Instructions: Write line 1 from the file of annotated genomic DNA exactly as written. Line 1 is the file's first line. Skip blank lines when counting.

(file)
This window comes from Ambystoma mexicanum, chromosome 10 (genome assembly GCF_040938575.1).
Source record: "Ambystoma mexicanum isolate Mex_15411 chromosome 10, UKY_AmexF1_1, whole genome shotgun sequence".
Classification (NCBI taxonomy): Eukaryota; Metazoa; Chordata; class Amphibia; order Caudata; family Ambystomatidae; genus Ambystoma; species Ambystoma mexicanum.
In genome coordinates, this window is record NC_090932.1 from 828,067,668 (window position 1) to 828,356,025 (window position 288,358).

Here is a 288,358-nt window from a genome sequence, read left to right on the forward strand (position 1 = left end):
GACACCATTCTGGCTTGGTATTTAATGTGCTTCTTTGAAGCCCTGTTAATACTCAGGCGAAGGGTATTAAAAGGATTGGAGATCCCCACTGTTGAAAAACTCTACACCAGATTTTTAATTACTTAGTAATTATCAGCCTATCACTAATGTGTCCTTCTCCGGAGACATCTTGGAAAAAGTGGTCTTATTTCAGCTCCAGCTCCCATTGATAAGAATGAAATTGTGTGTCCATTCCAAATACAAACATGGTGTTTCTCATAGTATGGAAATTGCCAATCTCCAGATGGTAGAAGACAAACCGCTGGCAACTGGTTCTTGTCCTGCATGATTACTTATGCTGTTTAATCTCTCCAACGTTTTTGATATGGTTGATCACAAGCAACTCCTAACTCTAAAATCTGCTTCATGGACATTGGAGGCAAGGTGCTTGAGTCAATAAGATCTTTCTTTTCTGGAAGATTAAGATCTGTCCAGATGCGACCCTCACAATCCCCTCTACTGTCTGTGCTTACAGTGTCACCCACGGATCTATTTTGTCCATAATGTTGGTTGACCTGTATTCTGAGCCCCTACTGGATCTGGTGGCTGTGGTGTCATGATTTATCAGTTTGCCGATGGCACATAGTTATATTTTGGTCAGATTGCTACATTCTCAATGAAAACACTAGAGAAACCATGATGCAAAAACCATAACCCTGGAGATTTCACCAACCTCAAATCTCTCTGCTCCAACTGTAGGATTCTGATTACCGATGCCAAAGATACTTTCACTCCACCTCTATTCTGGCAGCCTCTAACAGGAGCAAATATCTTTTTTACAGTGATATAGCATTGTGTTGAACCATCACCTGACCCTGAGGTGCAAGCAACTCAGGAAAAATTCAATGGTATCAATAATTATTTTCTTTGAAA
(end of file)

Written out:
This window comes from Ambystoma mexicanum, chromosome 10 (genome assembly GCF_040938575.1).